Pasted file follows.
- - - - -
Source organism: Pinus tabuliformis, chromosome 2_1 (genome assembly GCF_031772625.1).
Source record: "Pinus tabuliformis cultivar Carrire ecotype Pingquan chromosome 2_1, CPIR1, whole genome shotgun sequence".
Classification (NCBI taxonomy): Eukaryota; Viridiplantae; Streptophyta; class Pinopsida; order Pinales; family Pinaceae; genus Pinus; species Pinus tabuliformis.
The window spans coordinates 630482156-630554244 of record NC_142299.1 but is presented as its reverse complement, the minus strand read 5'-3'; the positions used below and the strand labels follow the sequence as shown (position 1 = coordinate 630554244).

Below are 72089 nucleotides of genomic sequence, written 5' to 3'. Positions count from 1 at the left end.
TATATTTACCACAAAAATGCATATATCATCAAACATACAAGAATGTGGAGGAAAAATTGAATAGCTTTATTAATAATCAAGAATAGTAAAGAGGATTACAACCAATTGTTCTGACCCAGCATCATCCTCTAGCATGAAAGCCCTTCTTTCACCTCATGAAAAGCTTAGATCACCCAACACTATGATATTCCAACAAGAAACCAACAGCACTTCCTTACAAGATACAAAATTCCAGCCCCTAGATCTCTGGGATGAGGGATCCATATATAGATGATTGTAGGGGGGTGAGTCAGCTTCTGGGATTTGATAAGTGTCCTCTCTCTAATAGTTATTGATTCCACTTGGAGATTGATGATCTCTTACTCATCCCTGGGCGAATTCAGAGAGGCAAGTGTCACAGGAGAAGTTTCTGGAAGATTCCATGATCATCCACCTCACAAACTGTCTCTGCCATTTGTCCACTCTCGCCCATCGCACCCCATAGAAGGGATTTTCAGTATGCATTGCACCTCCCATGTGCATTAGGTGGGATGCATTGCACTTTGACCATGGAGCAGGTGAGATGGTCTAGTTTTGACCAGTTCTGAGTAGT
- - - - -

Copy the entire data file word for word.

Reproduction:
Source organism: Pinus tabuliformis, chromosome 2_1 (genome assembly GCF_031772625.1).
Source record: "Pinus tabuliformis cultivar Carrire ecotype Pingquan chromosome 2_1, CPIR1, whole genome shotgun sequence".
Classification (NCBI taxonomy): Eukaryota; Viridiplantae; Streptophyta; class Pinopsida; order Pinales; family Pinaceae; genus Pinus; species Pinus tabuliformis.
The window spans coordinates 630482156-630554244 of record NC_142299.1 but is presented as its reverse complement, the minus strand read 5'-3'; the positions used below and the strand labels follow the sequence as shown (position 1 = coordinate 630554244).

Below are 72089 nucleotides of genomic sequence, written 5' to 3'. Positions count from 1 at the left end.
TATATTTACCACAAAAATGCATATATCATCAAACATACAAGAATGTGGAGGAAAAATTGAATAGCTTTATTAATAATCAAGAATAGTAAAGAGGATTACAACCAATTGTTCTGACCCAGCATCATCCTCTAGCATGAAAGCCCTTCTTTCACCTCATGAAAAGCTTAGATCACCCAACACTATGATATTCCAACAAGAAACCAACAGCACTTCCTTACAAGATACAAAATTCCAGCCCCTAGATCTCTGGGATGAGGGATCCATATATAGATGATTGTAGGGGGGTGAGTCAGCTTCTGGGATTTGATAAGTGTCCTCTCTCTAATAGTTATTGATTCCACTTGGAGATTGATGATCTCTTACTCATCCCTGGGCGAATTCAGAGAGGCAAGTGTCACAGGAGAAGTTTCTGGAAGATTCCATGATCATCCACCTCACAAACTGTCTCTGCCATTTGTCCACTCTCGCCCATCGCACCCCATAGAAGGGATTTTCAGTATGCATTGCACCTCCCATGTGCATTAGGTGGGATGCATTGCACTTTGACCATGGAGCAGGTGAGATGGTCTAGTTTTGACCAGTTCTGAGTAGT